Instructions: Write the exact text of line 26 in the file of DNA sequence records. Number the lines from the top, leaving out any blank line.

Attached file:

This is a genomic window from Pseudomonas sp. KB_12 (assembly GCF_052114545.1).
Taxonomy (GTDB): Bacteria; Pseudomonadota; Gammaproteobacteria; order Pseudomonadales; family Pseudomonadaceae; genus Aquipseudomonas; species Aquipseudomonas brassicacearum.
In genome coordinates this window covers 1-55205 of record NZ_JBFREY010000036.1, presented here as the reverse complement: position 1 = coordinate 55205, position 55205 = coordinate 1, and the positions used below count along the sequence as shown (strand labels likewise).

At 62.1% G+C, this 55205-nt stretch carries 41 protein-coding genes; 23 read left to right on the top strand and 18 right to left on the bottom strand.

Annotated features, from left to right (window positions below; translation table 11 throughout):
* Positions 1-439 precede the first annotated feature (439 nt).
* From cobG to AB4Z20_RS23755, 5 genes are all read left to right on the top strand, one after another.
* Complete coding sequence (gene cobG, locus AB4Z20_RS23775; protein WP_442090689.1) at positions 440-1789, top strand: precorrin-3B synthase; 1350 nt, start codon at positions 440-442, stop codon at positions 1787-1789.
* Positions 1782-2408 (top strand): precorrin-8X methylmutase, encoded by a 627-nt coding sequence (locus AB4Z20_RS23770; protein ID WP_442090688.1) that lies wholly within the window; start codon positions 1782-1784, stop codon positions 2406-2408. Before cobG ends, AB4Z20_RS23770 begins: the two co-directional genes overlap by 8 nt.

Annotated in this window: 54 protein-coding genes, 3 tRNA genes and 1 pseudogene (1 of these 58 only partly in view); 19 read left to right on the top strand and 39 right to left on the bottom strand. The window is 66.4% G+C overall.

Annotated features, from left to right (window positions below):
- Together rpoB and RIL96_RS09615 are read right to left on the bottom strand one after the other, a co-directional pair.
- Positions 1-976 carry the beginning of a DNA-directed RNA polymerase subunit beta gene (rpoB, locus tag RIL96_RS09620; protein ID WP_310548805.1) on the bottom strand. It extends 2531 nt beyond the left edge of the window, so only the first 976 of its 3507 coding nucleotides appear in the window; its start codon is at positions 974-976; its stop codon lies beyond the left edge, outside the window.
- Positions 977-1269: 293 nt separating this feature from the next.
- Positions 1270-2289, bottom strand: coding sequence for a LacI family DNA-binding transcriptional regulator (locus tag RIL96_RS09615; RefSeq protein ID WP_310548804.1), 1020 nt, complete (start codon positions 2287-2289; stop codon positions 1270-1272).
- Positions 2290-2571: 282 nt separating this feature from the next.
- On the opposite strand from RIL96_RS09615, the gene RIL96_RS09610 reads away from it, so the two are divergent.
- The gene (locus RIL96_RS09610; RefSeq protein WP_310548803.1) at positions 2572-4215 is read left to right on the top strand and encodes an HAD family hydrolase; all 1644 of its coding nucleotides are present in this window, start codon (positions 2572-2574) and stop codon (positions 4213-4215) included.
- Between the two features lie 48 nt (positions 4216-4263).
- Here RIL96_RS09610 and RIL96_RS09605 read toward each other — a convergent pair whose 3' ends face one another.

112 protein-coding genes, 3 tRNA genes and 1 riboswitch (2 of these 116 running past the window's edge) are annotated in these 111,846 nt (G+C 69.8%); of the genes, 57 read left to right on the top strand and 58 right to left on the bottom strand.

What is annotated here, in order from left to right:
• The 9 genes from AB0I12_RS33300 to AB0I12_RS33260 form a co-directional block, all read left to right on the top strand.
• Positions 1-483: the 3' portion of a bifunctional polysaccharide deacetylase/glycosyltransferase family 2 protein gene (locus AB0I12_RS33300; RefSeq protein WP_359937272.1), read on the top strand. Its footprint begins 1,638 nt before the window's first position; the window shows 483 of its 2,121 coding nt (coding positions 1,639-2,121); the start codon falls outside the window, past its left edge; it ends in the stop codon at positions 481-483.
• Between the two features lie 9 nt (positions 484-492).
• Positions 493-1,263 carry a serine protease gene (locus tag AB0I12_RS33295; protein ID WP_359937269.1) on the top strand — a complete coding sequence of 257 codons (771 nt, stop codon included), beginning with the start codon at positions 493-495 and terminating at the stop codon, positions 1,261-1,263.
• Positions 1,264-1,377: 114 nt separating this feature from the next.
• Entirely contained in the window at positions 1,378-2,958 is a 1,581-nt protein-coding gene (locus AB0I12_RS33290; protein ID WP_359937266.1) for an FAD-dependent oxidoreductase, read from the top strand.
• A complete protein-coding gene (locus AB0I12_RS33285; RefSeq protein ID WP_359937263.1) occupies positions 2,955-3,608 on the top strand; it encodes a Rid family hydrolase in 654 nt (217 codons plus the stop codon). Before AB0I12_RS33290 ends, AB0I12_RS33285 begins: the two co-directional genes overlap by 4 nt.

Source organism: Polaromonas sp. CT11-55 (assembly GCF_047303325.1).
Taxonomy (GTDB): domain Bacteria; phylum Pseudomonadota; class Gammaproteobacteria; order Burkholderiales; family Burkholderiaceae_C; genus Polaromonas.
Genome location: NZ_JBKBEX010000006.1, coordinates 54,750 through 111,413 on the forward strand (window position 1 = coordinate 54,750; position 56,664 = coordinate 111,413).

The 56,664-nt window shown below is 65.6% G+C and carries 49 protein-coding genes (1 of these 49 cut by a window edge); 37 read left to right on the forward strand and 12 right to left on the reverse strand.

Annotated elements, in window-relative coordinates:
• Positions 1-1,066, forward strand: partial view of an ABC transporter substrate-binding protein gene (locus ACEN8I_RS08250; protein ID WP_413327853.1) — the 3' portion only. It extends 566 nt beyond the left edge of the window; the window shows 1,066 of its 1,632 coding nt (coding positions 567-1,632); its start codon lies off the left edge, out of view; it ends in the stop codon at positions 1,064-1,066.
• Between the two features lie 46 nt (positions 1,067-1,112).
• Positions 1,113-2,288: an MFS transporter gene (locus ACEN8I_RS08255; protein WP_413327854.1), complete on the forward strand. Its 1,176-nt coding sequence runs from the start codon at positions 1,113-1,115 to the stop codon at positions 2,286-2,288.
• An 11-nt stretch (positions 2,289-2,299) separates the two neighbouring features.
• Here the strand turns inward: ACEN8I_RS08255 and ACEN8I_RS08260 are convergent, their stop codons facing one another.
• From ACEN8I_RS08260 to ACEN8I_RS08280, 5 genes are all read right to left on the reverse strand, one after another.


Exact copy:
• Positions 493-1,263 carry a serine protease gene (locus tag AB0I12_RS33295; protein ID WP_359937269.1) on the top strand — a complete coding sequence of 257 codons (771 nt, stop codon included), beginning with the start codon at positions 493-495 and terminating at the stop codon, positions 1,261-1,263.